When more than one layer of poles is transported, the tips and butts can be alternated in successive layers to provide the best load configuration.
Whenever poles of varying lengths are transported, the longer poles should be placed in the lowest layers. Shorter poles should be supported on wooden bearers and spaced according to the pole lengths. Completed loads should be firmly secured with chains to prevent any shifting during transit. Material such as conveyor belting should be used to protect pole edges from chain damage and a suitable means of tightening the chains should be provided.
If any part of the load is not properly secured, the vehicle carrying the load must not be moved and, wherever possible, it should be positioned to prevent a cross fall from causing the load to shift. If a cross fall cannot be avoided, the upper layers must be unloaded first. At all stages of loading, transportation or unloading, care should be taken to avoid any impact which will damage the poles.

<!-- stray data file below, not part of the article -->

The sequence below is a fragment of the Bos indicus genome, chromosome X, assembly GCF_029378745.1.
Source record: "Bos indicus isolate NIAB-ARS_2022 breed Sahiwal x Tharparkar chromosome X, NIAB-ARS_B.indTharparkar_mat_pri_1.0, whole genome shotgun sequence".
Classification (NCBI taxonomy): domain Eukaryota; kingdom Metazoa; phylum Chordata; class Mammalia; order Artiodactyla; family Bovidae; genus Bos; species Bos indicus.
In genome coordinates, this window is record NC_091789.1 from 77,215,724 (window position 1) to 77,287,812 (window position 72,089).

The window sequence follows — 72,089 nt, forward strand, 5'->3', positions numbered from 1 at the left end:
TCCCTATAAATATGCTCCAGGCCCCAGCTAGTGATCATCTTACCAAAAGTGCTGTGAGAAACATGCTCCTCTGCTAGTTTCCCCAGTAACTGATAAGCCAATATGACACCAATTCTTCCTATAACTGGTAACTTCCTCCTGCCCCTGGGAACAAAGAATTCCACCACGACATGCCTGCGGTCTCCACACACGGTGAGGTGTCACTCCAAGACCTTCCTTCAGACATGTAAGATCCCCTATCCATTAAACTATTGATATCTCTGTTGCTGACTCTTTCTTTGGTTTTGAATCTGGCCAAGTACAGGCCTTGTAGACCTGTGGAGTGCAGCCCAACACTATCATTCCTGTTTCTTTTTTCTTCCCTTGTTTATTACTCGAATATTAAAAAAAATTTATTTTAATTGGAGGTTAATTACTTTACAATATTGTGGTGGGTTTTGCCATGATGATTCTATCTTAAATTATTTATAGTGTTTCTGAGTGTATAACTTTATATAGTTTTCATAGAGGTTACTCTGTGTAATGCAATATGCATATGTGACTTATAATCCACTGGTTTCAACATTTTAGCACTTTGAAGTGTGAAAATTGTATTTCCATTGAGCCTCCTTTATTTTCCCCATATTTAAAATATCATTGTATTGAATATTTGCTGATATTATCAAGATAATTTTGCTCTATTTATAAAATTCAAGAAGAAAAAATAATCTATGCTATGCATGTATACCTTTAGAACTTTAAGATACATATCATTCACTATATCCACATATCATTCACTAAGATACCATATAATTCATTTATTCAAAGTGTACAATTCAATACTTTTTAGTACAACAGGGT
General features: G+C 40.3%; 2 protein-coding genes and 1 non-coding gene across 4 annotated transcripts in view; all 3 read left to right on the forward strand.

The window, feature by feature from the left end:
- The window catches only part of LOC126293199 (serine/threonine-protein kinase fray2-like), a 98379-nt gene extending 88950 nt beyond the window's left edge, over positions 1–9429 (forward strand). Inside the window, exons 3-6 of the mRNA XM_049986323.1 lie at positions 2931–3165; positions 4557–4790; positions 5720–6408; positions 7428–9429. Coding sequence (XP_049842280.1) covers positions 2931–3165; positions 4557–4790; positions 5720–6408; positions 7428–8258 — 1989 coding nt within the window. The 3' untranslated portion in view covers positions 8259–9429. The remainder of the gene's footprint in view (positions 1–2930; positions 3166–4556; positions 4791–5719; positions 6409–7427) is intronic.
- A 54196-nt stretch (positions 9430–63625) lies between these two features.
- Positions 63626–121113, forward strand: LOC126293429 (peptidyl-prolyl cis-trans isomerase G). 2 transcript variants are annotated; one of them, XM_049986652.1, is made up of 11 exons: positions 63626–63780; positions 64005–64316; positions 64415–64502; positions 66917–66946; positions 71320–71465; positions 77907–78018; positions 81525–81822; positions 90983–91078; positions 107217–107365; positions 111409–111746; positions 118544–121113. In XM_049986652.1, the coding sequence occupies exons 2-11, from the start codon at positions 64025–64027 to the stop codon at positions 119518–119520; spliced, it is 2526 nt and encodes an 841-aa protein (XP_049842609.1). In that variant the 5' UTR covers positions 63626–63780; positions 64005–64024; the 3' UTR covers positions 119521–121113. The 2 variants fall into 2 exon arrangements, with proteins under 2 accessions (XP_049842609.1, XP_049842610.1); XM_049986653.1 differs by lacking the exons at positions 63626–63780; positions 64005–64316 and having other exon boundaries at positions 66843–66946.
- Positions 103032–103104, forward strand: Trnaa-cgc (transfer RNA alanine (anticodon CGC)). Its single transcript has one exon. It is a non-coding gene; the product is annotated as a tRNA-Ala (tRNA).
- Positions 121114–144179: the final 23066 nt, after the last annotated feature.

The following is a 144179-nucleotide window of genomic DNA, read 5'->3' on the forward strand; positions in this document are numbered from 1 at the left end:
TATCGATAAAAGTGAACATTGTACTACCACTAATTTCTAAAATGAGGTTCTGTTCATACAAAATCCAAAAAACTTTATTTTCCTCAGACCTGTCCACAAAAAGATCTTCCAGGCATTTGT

Dropping or knocking the poles together can cause serious damage, as can point loading. When unloading poles by crane on site, a single-point lift may be used. When lifting a pole with a two-point lift, the lifting points should be a quarter length in from both ends. When lifting the pole for insertion purposes, a one-point lift must be used and the lifting point should be a third of a length in from the pole tip (top of the pole). To guard against localised abrasion at the lifting point, a protective timber beam about 0.5m long, and canvas wrapping or jute bagging must be lashed to the pole under the lifting chain or sling. Alternatively a fabric sling may be used.